Response Crafting

On airport retail

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Many of us travel. Some travel for business, some for pleasure; some travel travel more than others. Some of us have to travel, while others choose to, but one thing is the same for all of us: being at the airport – and the experience associated with that – is a necessary evil all air travelers must share.

There is tremendous opportunity here, for airports, to do something great. With the bar set so low, it would be easy to differentiate a store, restaurant or terminal from the others.

Airports – and the businesses within them – focus too much on exploiting the traveler rather than seducing him. They spend too much time determining the highest price they can charge for the lowest-cost product, and not enough time on designing the experience in which it’s purchased.

Customers will happily $3 for a bottle of water or $15 for a salad – if they deem it worthwhile. They feel resentful, however, when the price is tied to the “same” bottle of water that can be had at half the price back home, with no additional benefit. They feel downright unhappy when they do this while being asked to sit on pleather chairs under unflattering light and give their money to employees with bad attitudes.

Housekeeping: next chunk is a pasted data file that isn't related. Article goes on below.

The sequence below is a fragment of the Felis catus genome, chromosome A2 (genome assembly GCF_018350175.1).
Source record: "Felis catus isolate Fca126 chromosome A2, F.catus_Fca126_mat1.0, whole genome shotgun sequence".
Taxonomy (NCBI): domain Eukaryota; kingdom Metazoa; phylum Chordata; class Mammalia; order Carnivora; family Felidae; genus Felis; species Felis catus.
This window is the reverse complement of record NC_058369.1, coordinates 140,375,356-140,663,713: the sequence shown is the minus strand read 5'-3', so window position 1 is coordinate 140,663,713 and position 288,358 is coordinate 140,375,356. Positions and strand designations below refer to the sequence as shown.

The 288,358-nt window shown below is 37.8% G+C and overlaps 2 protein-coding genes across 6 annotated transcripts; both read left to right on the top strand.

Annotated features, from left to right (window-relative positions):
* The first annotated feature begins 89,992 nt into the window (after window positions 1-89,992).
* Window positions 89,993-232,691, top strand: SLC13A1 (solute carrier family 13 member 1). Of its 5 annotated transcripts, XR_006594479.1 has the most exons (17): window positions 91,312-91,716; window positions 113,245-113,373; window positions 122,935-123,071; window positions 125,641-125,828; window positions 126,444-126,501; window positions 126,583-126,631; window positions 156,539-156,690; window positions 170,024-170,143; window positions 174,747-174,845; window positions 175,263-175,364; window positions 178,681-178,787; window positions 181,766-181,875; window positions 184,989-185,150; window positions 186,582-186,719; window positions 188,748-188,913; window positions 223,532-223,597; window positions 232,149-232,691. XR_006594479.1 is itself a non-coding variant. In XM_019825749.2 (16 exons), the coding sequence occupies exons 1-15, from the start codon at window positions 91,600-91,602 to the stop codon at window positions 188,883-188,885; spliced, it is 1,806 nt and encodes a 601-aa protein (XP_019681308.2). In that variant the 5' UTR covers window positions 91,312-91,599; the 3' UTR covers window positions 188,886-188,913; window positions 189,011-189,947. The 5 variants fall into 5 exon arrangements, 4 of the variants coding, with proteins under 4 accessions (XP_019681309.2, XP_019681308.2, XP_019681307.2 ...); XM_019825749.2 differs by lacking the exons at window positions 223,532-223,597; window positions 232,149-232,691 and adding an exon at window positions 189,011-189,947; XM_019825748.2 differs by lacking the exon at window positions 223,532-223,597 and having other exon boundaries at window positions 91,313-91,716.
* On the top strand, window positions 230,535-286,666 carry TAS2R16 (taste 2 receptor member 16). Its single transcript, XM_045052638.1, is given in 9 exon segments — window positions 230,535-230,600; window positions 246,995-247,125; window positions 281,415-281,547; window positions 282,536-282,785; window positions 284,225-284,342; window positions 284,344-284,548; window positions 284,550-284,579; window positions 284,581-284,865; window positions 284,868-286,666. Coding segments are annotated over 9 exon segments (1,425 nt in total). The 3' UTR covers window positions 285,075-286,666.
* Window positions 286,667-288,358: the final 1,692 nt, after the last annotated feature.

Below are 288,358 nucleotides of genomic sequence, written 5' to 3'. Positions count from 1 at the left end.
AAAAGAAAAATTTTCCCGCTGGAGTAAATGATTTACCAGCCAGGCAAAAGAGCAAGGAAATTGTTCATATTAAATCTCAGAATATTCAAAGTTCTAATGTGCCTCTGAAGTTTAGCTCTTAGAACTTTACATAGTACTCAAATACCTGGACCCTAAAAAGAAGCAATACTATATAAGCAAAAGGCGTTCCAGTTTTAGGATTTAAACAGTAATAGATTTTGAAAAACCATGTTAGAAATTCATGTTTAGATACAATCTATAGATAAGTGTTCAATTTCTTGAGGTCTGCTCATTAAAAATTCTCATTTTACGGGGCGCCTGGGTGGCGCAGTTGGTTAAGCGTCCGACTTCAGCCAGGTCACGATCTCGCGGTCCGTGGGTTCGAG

While customers are indeed captive in an airport and will likely buy their water whether or not its sold under flourescent lighting, they are still the same individuals they are elsewhere, in other markets. And they often can choose one pseudo-coffee shop over another. In a world where we’ve come to expect an unpleasant encounter, a good attitude and softer chairs means they choose you. And for the business traveler, who’s there every week, that means customer loyalty and repeat business.

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